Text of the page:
Check signs for beginning of end for your blue-chip stocks

Many long-term equity investors sleep well, confident in the knowledge that the mature, profitable companies in their portfolios are able to withstand periodic market shocks while fending off competitors. However, since nothing lasts forever, many of these large caps will fade away, possibly within the lifetimes of current shareholders.

The concept of blue-chip mortality presents a challenge for individual investors who favor the "set it and forget it" school of portfolio management. Understandably, they want to minimize churn to contain costs and capture long-term gains, and they also want to manage long-term risk. To reach both goals, they should develop a focused sell discipline to identify which of their big names are starting to show early signs of faltering.

Blue Chips
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Some of these signs are clear from patterns of diminishing performance evident in key metrics that are particularly telling regarding sustainable long-term growth. When these patterns are poor or lackluster, it's time to look for neglectful management, superior competition and disruptions in the marketplace. Investors need to monitor their holdings closely to make sure they aren't hanging on to the next Circuit City, Movie Gallery or Borders. Here's what to look at:

  • Gross margins. If a company's gross or net profit margin is declining over multiple consecutive quarters, this is a sign of trouble. Healthy companies should show a long-term pattern of stable or improving margins.
  • Share price. Look for a trading range in a long-term positive trend relative to the industry and the S&P 500 Index. Is the 200-day moving average keeping pace?
  • Sales/profit/earnings per share. Are sales rising or falling, and how do they compare with the competition? Look at the pattern over three to five years and analysts' projections for the coming year. Do the same with profitability. Compare earnings per share to those of rivals, and keep in mind that a low EPS may be a sign of trouble rather than a bargain.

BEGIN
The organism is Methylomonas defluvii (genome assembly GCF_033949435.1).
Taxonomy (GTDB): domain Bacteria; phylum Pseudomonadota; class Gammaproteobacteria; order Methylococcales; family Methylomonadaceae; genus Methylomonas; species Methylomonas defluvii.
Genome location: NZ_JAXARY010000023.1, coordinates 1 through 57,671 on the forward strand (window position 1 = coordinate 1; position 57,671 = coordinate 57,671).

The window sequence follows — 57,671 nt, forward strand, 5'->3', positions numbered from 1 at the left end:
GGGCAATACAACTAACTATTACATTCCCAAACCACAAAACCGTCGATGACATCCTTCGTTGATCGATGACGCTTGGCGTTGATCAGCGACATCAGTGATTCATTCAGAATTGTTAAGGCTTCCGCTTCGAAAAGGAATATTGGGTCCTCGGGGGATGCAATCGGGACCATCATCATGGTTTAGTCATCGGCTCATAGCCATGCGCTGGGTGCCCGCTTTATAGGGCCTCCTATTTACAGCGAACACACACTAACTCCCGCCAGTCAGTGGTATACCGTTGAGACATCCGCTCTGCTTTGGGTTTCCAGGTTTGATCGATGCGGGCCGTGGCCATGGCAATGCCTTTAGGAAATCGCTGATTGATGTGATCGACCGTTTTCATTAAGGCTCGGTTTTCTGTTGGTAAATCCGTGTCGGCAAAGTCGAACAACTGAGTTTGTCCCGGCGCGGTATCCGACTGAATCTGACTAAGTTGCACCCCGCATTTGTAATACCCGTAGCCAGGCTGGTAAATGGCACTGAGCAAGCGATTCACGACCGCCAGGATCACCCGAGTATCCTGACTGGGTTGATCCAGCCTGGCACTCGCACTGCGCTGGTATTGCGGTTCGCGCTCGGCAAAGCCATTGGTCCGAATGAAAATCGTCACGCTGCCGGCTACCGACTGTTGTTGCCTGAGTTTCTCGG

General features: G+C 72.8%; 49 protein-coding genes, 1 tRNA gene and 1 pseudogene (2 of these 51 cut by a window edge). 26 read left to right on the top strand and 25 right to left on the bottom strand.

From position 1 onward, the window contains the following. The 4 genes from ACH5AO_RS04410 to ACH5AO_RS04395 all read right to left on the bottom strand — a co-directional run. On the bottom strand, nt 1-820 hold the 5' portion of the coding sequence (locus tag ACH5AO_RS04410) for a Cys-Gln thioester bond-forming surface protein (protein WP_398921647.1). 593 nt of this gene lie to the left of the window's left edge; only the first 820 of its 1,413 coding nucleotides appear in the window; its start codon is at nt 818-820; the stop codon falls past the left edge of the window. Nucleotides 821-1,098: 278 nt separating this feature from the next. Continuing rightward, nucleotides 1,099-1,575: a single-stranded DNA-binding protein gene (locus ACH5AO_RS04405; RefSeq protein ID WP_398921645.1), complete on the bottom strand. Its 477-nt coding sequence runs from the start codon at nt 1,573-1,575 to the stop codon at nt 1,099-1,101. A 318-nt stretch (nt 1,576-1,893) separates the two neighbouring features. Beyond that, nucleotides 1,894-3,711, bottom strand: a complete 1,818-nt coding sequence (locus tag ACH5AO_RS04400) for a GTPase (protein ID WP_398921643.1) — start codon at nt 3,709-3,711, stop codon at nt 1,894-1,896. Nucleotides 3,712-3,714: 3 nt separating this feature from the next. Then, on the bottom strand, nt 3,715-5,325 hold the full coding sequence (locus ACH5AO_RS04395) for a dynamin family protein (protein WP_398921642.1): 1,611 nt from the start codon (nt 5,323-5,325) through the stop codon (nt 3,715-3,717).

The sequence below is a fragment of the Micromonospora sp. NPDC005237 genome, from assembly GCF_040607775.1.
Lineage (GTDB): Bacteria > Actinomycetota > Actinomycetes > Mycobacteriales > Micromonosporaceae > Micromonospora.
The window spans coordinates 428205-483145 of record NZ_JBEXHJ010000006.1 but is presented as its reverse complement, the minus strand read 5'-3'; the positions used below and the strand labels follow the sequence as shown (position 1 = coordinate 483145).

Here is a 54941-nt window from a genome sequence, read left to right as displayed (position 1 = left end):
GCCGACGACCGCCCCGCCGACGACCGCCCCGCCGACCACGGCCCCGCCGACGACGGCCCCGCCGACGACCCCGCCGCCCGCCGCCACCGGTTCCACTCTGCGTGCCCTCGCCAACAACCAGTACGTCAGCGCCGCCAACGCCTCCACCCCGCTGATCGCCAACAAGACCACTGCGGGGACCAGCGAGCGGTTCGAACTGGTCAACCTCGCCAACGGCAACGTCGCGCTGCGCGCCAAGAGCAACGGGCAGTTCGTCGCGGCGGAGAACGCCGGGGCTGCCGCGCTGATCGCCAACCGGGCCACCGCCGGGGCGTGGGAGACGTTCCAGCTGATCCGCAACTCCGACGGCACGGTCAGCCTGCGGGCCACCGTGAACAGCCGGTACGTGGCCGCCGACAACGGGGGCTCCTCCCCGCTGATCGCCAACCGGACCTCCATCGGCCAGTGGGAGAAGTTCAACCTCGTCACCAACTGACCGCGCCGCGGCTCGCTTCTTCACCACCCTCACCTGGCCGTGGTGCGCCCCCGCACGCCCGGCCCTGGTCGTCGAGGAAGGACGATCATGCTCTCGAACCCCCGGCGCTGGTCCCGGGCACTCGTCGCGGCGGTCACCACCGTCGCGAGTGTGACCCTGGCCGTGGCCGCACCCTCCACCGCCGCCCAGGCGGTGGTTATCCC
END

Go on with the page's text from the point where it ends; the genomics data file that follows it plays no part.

• Cash. Most companies have a cyclical flow for their cash. But look at year-over-year and quarter-over-quarter cash flow a year earlier to see if cash is shrinking. Check to see whether the company's current ratio — a measure of a company's ability to pay obligations — is higher than 1.
  • Dividends. A steady dividend payout is good, and increasing dividends are better, as long as the company isn't cannibalizing itself to pay dividends by cutting into its cash or failing to reinvest in new projects. Compare dividend payouts to those of companies in the same industry.
"Investors must stay abreast of changing consumer and business trends, watching for forces that may well push stalwart companies into geriatric decline."

Sometimes, poor readings by such yardsticks foretell potentially terminal corporate illness — the erosion of the corporate life cycle. Such malaise can be spurred by cultural shifts affecting consumer behavior, often involving the impact of advancing technology — historically, the biggest driver of industrial revolution.

Even when the numbers reflect corporate health, companies may be manifestly doomed because of cultural and technological shifts affecting consumer behavior. All too often, they fail to adapt, largely because of the inertia that derives from earning so much for doing the same things the same way for so long. Think RadioShack, Palm, Polaroid — giants in their respective fields felled by technological change.

A good way to watch for fundamental early signs of demise is to periodically ask: Are the reasons that the company exists still relevant today? Because of cultural and technological shifts, will the company's market be there tomorrow?

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Investors must stay abreast of changing consumer and business trends, watching for forces that may well push stalwart companies into geriatric decline. An example is how online retailers are using huge scale and stressing volume and pricing over margins to trump brick-and-mortar retailers.

Investors need to consider the implications of key trends for their portfolios. For example, in the next decade or so, automation and technology is poised to transform transportation — from long-haul trucks and local cabs to possibly car dealers and vehicle makers.

How will this affect your holdings? That's the kind of thinking investors need to engage in to ensure they don't get caught holding an old-school portfolio in a rapidly changing world.

— By Trey Smith, financial advisor at SunTrust Investment Services